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From Sun staff reports | July 12, 2012
In what everyone wants to be the final words on the brouhaha over Tyler Clary's takedown of Michael Phelps ' work habits, both swimmers addressed the issue on Thursday. The short version: Clary said, my bad. Phelps said, whatever. The long version, according to news reports from Knoxville, where the Olympics-bound swim team has been training at the University of Tennessee natatorium, is that the two cleared the air and that they're focused on beating up on the rest of the world at the Games in London rather than each other.
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NEWS
By Justin George and The Baltimore Sun | October 8, 2014
Joy remembers the day that risking a few dollars for fun turned into a rush she couldn't control. It was Feb. 14, 2000, at the casino in Charles Town, W.Va. She plunked some money into a slot machine, and out came hundreds of dollars - and the start of an addiction she could never satisfy. "I went out with $30 and went home with $400 and that's all she wrote," she said. Like an alcoholic who needs more drinks to get drunk, she needed to wager ever larger sums to recapture the thrill.
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NEWS
April 26, 2010
Some people have made the analogy that the politicians in Washington running the federal government are spending money like drunken sailors, but this is a false analogy. When a drunken sailor runs out of money, he stops spending. Iver Mindel, Cockeysville
NEWS
Susan Reimer | June 23, 2014
"Sorry. " It's a verbal crutch women often use instead of "I didn't hear what you said," or "Excuse me. " A way of being extra polite. It is also the subject of a new ad campaign by Procter & Gamble, the makers of Pantene hair products, which shows women at work and at home who seem to be apologizing for even existing. A woman prefaces a question at a meeting with "sorry, but. " Another young woman apologizes before entering someone's office. A mother says "sorry" as she hands off her son to his father so she can get dinner out of the fridge.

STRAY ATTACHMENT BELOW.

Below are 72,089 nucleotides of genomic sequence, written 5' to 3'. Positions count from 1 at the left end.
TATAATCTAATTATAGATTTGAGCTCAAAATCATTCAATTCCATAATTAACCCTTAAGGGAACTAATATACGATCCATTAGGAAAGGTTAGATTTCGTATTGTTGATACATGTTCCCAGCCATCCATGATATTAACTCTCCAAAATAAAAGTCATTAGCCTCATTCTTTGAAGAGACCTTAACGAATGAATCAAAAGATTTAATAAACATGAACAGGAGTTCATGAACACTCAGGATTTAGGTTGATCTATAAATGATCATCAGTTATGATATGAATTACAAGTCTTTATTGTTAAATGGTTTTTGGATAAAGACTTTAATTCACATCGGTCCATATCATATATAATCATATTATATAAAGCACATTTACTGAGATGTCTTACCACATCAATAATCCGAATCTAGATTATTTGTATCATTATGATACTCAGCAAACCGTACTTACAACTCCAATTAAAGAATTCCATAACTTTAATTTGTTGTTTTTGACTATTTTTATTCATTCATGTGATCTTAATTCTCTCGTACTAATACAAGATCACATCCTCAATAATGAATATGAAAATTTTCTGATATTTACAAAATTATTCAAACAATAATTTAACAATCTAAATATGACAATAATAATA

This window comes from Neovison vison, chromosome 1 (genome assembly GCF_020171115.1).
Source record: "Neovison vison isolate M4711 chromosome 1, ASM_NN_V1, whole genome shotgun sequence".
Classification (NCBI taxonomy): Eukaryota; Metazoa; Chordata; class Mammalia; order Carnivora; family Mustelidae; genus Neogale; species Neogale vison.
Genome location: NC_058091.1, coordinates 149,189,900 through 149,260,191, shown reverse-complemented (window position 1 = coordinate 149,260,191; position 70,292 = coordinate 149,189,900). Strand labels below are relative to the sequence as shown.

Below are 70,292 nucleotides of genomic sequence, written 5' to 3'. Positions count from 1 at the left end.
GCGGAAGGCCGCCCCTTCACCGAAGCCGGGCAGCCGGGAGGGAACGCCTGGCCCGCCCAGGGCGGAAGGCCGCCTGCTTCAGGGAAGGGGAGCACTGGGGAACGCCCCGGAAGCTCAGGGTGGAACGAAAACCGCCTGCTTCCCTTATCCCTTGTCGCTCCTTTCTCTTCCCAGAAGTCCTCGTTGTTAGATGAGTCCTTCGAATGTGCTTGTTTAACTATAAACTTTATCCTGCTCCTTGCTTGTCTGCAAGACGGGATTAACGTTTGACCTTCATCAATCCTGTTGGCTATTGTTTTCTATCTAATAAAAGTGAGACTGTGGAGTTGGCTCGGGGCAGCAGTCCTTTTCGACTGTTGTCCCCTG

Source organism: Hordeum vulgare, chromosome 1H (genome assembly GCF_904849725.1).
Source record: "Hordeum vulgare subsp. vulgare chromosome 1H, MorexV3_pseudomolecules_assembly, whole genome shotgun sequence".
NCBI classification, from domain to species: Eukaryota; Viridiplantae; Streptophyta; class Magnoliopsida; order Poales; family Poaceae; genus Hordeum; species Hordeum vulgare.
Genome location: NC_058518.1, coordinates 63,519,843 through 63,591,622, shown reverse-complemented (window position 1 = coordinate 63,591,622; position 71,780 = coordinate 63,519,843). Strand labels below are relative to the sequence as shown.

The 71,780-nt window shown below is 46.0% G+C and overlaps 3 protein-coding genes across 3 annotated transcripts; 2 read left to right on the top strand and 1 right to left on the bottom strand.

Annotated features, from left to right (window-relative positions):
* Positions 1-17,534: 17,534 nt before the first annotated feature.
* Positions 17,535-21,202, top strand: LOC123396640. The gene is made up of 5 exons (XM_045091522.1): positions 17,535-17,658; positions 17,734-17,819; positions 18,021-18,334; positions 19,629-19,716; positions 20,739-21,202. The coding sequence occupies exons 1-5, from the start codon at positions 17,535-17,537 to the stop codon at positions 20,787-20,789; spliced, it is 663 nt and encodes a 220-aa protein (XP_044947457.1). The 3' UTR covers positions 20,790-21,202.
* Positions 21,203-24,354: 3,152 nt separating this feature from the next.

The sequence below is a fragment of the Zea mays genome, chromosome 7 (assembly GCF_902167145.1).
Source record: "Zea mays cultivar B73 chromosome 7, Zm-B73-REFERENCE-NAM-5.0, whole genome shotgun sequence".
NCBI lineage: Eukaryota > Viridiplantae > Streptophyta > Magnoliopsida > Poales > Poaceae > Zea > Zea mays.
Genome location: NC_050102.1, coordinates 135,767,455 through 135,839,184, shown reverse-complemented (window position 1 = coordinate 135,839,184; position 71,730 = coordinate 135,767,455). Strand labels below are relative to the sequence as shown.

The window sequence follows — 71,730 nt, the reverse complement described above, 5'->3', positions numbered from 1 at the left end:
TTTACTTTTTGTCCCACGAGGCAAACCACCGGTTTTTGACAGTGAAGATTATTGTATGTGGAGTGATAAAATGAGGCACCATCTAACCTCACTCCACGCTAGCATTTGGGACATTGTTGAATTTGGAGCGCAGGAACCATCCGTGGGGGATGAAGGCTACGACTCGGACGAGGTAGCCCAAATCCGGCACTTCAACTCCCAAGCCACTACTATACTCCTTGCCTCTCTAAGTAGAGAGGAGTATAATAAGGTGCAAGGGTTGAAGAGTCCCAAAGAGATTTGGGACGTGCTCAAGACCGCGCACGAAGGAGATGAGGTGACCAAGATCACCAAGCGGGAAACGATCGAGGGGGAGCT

EXPLORE
December 19, 2012
Perhaps government banning of sugary drinks oversteps. It is a meaningful effort to reduce the burden of obesity on everyone. One thing that has stood out in the debate over health care reform is repeated statements from health care consumers that they do not want to pay for the other guy's health problems. There is one sure way to get consumers on board with changes in habits and consumption and to take more responsibility in their lifestyle choices. Through the wallet. How about higher co-payments for folks whose BMI, which does not lie, is over the recommended goal?
BUSINESS
By Eileen Ambrose and Eileen Ambrose,Sun Columnist | March 27, 2007
We hear so often that Americans are poor savers that we forget there are plenty of workers who amass sizable sums with little fanfare. They might be in the next cubicle, next door or next-of-kin. It's not that they save because they make tons of money. Many good savers have modest incomes. They just don't spend every penny of it. Savers say they don't deny themselves the fun things in life. They spend on things that are important to them but don't waste dollars on the other stuff. But you can't help but wonder: Why are some people such good savers while others - even those with healthy six-figure incomes - live from paycheck to paycheck?
NEWS
By Ann Egerton | March 26, 2002
DESPITE THE recent rain, it appears that Maryland and much of the East Coast is becoming, if not a desert, a lot drier than normal. The statistics are already terrifying since winter is traditionally our wettest season, and most days in recent months have been sunny and warm with cold, dry nights. Gov. Parris N. Glendening has said that Maryland is headed toward one of its severest droughts ever, having experienced its fourth-driest winter since records were first kept in 1871. I've lost track of how many times we've been asked to cut back on our water consumption over the years.